The Tony awards, originally scheduled for June 7, are delayed indefinitely due to the COVID-19 crisis. You can still check the potential nominees for Best Musical and Best Play (original and revival) at tonyawards.com.
YouTuber Katherine Steele created a March Madness-style Broadway musical tournament titled Which Broadway Show is the Best?, which I recommend watching. Fair warning that Katherine’s energy will make you feel lethargic by comparison. I decided to create my own tournament to determine my pick for the best musical of the 2010’s decade. I will be presenting this tournament over four posts, with each post featuring four pairings. For those who prefer a verbal run down of my choices, I created a video. Check out the video here.
I started by including the Best Musical winner from each year from 2010-2019. Unfortunately, a glowing omission exists because I have not yet seen Hadestown, so the 2019 Best Musial winner is not in the tournament. However, the other nine Tony winners from the decade are included along with seven wildcards–my seven favorite nominees that did not win Best Musical in their respective years.
Consider playing at home before reading my pics. The first-round pairings are based on a commonality between the two shows. If you have not seen one of the musicals, you can give its competitor a bye for the round. Also, I included links to each show’s performance at its respective Tony Awards ceremony, so you can see a small piece of each for yourself.
Pairing 1: Set in High School
Of the shows on this list, The Prom (2019) is the musical comedy that made me laugh the most (more so than even Book of Mormon). Four down-on-their-luck Broadway actors attempt to regain relevance by traveling to a rural Indiana town to create publicity regarding a Lesbian teen being told she can not attend the Prom with girlfriend. The result is a classic “Don’t help me” scenario that also tastefully addresses the central social issue. I will be watching the Netflix movie version starring Meryl Streep, James Corden and Nicole Kidman on the night it premiers (slated for this fall). However, Dear Evan Hanson (2017) reaches a new pinnacle for expressing the modern teenage mindset. The song “Waving Through a Window” is an ode to the fear of not existing in an era consumed by social media.
Advancing: Dear Evan Hanson
Pairing 2: The Comedies
How memorable are the songs in The Book of Mormon (2011)? I will never again meet someone named Arnold without the song “Making Things Up Again” running through my head. I now think of Joseph Smith as the “All-American Prophet.” And, thanks to “I Believe,” I have learned that the year I was born happened to be the year that “God changed his mind about black people.” A Gentleman’s Guide… (2014) also has its funny moments. Lord Montague D’Ysquith Navarro, realizing that he is the ninth heir to the Earldom of Highurst, takes out the other eight heirs on his path to inherited fortune. The highlight of the Broadway production was Jefferson Mays performing one ridiculous D’Ysquith after another on their path to death. The low point was the music. The writers decided that upper-crust Brits must always sign in piercing falsettos to the point that A Gentleman Guide… is easily the most tedious viewing experience in this tournament.
Advancing: The Book of Mormon
Pairing 3: Distance History
Natasha, Pierre… (2017) and their comet received 12 well-deserved Tony nominations in 2017 (the best Broadway season of the decade). The show ran for nearly a year on Broadway despite having to compete for audiences against powerhouses like Hamilton, Dear Evan Hanson, and Come From Away. Not bad for an adaptation of a 70-page section from War and Peace focusing on a character having an existential crisis, but sadly this deeply moving musical by Dave Malloy has not seen a major production since closing on Broadway. The opulent “Prologue” and the rhythmic “Letters” are two highlights of the score. Natasha, Pierre… might deserve more love, but Hamilton (2016) is the theatrical phenomenon of a generation. With too many strengths to count, one of my favorite aspects of Hamilton is the evolving dichotomy between Hamilton who is “Not giving away my shot” and Burr who continues to “Wait for It.”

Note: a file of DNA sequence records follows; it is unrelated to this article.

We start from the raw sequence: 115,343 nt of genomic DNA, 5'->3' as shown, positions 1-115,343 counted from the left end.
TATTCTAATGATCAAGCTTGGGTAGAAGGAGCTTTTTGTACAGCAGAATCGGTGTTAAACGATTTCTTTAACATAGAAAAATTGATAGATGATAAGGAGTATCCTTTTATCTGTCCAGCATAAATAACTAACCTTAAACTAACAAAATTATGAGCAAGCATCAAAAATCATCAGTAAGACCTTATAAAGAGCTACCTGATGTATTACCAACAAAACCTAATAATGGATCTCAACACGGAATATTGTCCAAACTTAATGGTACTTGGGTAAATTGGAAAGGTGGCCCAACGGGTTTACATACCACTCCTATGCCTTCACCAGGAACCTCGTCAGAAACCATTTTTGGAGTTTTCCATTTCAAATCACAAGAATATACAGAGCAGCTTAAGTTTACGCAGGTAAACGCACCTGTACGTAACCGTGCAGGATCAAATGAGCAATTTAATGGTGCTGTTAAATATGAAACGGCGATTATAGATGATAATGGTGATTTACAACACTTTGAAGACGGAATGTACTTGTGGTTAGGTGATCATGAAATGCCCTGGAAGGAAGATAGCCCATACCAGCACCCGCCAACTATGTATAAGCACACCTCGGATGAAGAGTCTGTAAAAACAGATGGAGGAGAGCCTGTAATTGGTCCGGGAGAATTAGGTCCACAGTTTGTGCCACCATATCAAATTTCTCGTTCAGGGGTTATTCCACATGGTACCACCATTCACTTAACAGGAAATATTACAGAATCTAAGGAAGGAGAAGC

Pairing 4: Human Connection
Once vs. The Band’s Visit
Neither Once (2012) nor The Band’s Visit (2018) is the ideal choice for someone looking for light entertainment. Both musicals are about heart-broken people yearning to find meaningful connections and struggling in the pursuit. Once, set in Ireland, explores the relationship between “Guy,” whose girlfriend has moved to America, and “Girl,” a Czech immigrant whose husband is still in her native country. The Band’s Visit, set in Israel, follows members of a the Alexandria Ceremonial Police Orchestra marooned for the night in the painfully uneventful desert town of Bet Hatikva. Both musicals are extraordinary and Once takes an early lead based on its powerful anthem “Falling Slowly” and the choreography performed while the actors sing and play their instruments. Yet, The Band’s Visit counters midway with Dina’s haunting memoir song “Omar Serif” and ends with the more enduring glimmer of hope when the entire cast joins Telephone Guy in “Answer Me.”
Advancing: The Band’s Visit (by a slim margin)
I hope you enjoyed the first four pairings. Check back soon for the remainder of round 1. Here are the pairings.
- Memphis vs. Million Dollar Quartet (Rock and Roll History)
- Matilda the Musical vs. Fun Home (Children Take the Lead)
- Kinky Boots vs. Shuffle Along (Bill Porter)
- An American in Paris vs. Come From Away (The Aftermath of War)
Is you agree or disagree with any of my choices, please weigh in with a post.